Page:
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  #11  
Old 12-23-2012, 12:42 PM
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My first thought was an aussie....I know most working-bred ones have a good protective instinct.
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  #12  
Old 12-23-2012, 12:51 PM
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This is the breeder I will get a puppy from when/if I get another GSD:

http://www.vomhausweinbrand.com/

Awesome, versatile, sound, intense workers but great family dogs too. All the breeding dogs are house dogs, worked/titled and just really what I picture a good GSD to be. Puppies from this breeder have gone to be police dogs, SchH dogs, service dogs (a couple for autistic children), performance/obedience dogs and pets.

The right German showline could work for you too. Jora was German showlines and was very much what I consider to be an ideal GSD. I would now go for working lines, likely West German or a combination of working/show because I think it'd be easier to find what I want in those lines. I also just don't prefer the structure or look of many of the modern German Showlines. I'd have to find another one built like Jora - not heavy boned, only a slight roach back and even though it shouldn't matter the head/expression have to be right for me. It is really important to me that they have the classic, characteristic intelligent GSD expression and I see a lot of GSDs from all different lines that just...don't. That isn't to say that the heads/expressions I dislike aren't perfect or beautiful to other people. Same with the heavy boned dogs or the dogs with excessive roach backs. There's a lot of room in GSDs for personal preferences

I personally have been less impressed with the DDR line dogs I've been around. I think it's important that if you decide to get a GSD, you try to get out and see as many different lines/breeder's dogs as possible. It's fine and good to get other's opinions on what the "best breeder/lines would be" and how such and such a line is or isn't but it's important to see for yourself what the dogs are like to make a choice about what would be best for you.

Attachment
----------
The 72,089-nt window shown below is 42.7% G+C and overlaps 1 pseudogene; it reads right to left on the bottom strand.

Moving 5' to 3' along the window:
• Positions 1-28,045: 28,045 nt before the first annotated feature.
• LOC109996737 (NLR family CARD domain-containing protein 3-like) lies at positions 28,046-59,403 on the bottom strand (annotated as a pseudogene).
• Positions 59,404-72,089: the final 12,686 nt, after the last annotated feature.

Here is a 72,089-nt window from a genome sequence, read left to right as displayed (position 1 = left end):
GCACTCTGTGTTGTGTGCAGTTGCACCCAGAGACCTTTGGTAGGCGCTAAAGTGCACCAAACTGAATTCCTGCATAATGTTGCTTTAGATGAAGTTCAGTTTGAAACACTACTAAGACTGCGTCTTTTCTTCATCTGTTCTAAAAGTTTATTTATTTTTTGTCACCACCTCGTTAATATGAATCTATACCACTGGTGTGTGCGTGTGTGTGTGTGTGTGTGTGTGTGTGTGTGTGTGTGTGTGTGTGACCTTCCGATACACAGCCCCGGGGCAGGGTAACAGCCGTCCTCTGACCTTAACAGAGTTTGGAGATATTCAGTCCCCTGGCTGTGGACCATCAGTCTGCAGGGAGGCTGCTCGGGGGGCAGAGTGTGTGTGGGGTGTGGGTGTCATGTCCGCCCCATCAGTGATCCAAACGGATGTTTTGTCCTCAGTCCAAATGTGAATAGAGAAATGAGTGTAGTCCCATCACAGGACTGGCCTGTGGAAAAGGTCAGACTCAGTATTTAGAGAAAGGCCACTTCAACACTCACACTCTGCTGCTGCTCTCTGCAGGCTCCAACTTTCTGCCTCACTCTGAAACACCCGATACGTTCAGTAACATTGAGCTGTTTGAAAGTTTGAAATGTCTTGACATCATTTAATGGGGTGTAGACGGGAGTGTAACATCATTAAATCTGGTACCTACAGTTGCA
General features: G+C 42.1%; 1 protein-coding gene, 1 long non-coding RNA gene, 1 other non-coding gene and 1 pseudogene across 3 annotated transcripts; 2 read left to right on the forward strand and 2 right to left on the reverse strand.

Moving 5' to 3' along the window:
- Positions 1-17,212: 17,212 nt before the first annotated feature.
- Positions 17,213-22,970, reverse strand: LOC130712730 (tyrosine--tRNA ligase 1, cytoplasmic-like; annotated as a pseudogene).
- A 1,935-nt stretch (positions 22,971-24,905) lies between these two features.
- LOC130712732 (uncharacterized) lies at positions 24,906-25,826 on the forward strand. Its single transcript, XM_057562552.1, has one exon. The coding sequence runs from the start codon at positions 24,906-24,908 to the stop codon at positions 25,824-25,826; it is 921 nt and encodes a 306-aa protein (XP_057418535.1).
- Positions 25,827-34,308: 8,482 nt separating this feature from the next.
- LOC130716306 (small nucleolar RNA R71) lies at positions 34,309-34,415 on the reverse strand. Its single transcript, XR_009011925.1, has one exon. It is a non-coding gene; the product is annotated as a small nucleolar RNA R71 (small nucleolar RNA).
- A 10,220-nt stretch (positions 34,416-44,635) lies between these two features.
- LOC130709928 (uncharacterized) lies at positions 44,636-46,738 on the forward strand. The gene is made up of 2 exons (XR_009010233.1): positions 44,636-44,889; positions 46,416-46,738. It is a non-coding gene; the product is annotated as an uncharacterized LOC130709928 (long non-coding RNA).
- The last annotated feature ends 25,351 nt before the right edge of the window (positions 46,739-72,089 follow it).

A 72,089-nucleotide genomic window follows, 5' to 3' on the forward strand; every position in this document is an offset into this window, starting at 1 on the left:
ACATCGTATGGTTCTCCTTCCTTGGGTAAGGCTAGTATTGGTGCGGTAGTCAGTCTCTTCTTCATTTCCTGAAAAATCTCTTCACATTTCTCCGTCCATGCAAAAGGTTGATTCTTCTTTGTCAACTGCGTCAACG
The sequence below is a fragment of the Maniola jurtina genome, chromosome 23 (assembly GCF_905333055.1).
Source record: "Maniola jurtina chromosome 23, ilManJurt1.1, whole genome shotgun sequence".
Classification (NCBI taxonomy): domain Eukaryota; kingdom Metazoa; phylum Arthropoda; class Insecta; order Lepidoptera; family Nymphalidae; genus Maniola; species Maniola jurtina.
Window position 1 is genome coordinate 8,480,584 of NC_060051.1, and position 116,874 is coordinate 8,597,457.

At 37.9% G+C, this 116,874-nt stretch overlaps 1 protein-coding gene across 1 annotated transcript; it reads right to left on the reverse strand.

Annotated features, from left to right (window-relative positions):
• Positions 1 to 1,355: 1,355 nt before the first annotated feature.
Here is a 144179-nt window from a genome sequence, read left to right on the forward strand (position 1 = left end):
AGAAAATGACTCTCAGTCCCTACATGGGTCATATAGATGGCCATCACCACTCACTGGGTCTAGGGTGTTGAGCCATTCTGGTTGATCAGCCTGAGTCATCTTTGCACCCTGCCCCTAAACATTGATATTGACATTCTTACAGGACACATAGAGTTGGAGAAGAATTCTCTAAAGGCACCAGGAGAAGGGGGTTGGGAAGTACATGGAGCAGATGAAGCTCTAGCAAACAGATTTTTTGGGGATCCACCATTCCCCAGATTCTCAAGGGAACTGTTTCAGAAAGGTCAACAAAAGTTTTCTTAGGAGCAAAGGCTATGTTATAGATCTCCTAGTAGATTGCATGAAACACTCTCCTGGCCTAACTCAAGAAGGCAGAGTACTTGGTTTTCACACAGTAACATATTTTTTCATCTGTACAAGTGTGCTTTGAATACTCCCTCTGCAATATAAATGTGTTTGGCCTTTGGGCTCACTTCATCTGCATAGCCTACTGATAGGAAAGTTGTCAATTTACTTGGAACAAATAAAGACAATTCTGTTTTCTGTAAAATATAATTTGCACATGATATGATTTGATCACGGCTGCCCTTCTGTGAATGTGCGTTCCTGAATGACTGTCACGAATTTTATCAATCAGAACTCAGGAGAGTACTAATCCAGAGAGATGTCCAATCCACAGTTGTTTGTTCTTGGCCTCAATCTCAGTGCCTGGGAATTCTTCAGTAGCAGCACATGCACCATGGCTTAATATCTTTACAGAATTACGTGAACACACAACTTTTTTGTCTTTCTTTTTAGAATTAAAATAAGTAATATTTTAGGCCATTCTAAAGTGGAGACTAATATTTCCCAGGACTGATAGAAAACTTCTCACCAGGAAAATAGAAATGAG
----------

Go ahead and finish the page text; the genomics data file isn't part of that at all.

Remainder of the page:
One potential hang up I guess is that GSDs are as a breed, regardless of lines prone to same sex dog aggression with household dogs. You mention your BC was harassed by your dogs. I'd say that is very unlikely to happen with a GSD but unless all of your dogs are male or all female and you can get an opposite sex GSD, there is always potential for the GSD to mature into a dog who has to be separated from other same sex dogs.
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  #13  
Old 12-23-2012, 11:32 PM
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Milos mommy, i considered them... but i wasn't sure about protectiveness and ability to live with amstafs. These guys are like bulls in a china shop. Full contact family! lol

Thank you Nikki! I do worry about DA, but only because i have these amstafs. I'd like my "good" breed to be sorta what the bulls lack. i've been really missing my Border collie the past few days. i think mainly because he really was such an amazing partner in training and sports. He tried so hard to make me happy, even when he was uncomfortable (such as climbing the agility equipment, which is why we never did agility.) But these bulls were just too rowdy for him. They didn't pick on him, they actually tried a few times to soothe and comfort him. But 50lbs of muscle climbing on you, kissing you and trying to snuggle you isn't everyone's idea of comfort lol He's much happier with my bff's pit bull who isn't so "full contact" with love, affection and play.